But this note to you is not to tell the whole story but to invite you into a conversation on how we might together turn the endless arguments about global warming and climate change into a wonderful good news story. A story about restoring and replenishing ocean pastures by turning photosynthesis and our billions of tons of anthropogenic CO2 away from a bad news story into a story of bringing back, engineering, shepherding that CO2 into life itself.

Your work and my work are both regarded as controversial and some might think we are on opposite sides of a debate. But we are both good scientists and I have discovered that becoming an ‘engineer’ as you put it or a ‘good shepherd’ as I prefer to call it is remarkably simple.

The problem that you might help me ‘engineer’ a solution to is how to get the good news I have out to the world. Both you and I surely agree that the factions that are the worst in the science of CO2 and change are the dark green carpet baggers who are intent on imposing a tax of hundreds of billions onto the people of the world to feed their fomented crisis. Those carpet baggers are slicing off as much of the money allocated to CO2 and its issues as they possibly can. I count them as truly evil for doing so. George Bush was right to recognize and call out ‘evil doers’ for what they are. My ocean pasture restoration work has shown that the cost of replenishing dust to the ocean pastures and saving them from the deadly drought of dust we have forced upon those pastures is impossibly cheap, literally dirt cheap. That incredibly low cost is terrible news for many.

While the carpet bagging greens want CO2 mitigation to cost $100 or more per ton my work has shown that the cost of converting CO2 from its ocean killing forms into ocean life itself is a fraction of a cent per ton. This has made me the worst enemy of the left winger dark greens, misanthropes, and climate change carpet baggers of many ilks. In a world with a ‘dirt cheap’ solution to CO2 there is simply no room for those who want to live a life of luxury and pocket vast wealth in selling doom, gloom, and impossible solutions to our emissions of fossil CO2.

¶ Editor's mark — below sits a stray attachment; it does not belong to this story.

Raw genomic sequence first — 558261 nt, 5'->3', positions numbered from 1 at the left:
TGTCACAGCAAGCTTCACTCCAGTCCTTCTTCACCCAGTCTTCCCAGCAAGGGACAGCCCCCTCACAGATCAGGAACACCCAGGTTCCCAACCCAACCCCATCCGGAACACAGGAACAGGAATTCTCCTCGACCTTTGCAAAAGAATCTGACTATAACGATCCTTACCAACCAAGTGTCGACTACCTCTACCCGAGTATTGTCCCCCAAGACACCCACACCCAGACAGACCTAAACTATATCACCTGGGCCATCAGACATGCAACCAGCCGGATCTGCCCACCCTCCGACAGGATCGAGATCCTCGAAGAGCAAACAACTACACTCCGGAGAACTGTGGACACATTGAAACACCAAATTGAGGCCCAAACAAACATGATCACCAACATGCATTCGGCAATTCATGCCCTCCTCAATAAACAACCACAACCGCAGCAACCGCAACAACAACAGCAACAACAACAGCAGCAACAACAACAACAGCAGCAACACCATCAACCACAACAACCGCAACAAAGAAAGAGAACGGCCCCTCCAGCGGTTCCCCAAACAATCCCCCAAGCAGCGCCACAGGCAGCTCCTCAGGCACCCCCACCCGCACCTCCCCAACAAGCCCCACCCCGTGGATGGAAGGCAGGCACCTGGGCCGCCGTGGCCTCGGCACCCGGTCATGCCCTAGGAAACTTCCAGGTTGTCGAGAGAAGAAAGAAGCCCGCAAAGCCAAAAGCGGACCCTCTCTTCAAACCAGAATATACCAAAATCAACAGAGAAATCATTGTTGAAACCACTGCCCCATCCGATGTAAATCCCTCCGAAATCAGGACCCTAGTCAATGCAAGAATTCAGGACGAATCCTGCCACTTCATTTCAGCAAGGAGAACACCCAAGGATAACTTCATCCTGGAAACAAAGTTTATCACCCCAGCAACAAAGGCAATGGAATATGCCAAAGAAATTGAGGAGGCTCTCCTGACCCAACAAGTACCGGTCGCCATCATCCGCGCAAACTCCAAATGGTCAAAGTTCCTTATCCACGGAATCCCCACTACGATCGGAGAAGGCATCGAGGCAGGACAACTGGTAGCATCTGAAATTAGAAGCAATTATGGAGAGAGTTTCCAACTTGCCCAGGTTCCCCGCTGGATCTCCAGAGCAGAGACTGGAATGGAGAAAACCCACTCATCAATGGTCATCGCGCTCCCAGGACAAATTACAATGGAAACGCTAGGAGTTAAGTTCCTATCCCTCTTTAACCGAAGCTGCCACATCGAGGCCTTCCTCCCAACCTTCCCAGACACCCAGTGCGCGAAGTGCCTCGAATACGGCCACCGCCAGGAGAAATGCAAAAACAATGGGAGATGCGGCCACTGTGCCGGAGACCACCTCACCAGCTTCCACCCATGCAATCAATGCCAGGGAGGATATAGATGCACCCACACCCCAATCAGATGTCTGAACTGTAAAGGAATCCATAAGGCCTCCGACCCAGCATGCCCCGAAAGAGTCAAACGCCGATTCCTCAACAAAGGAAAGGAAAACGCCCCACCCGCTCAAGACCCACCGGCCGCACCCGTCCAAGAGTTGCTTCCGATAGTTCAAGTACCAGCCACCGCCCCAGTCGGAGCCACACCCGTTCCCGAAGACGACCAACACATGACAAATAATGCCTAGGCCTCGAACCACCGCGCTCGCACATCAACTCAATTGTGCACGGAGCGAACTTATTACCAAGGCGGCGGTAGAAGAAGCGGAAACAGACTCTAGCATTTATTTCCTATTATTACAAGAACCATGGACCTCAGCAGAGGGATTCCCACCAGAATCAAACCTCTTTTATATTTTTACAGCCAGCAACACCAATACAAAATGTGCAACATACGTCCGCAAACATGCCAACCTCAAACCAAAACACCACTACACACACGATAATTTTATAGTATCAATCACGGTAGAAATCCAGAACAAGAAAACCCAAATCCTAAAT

I’d love to call you or SKYPE you and perhaps we can do some brainstorming of ideas.

Roy W. Spencer received his Ph.D. in meteorology at the University of Wisconsin-Madison in 1981. Before becoming a Principal Research Scientist at the University of Alabama in Huntsville in 2001, he was a Senior Scientist for Climate Studies at NASA’s Marshall Space Flight Center, where he and Dr. John Christy received NASA’s Exceptional Scientific Achievement Medal

Roy W. Spencer received his Ph.D. in meteorology at the University of Wisconsin-Madison in 1981.  Senior Scientist for Climate Studies at NASA’s Marshall Space Flight Center, where he and Dr. John Christy received NASA’s Exceptional Scientific Achievement Medal click to read more


Russ George, Ecologist Ocean Pasture Good Shepherd click to read more

We’ve both earned our gray hair, perhaps together we are greater than the simple sum of that experience.

We can enjoy working on behalf of the still waters and green pastures. I guarantee it will restore your soul.

Let me know.

Best fishes

Russ George


We Bring Back The Fish –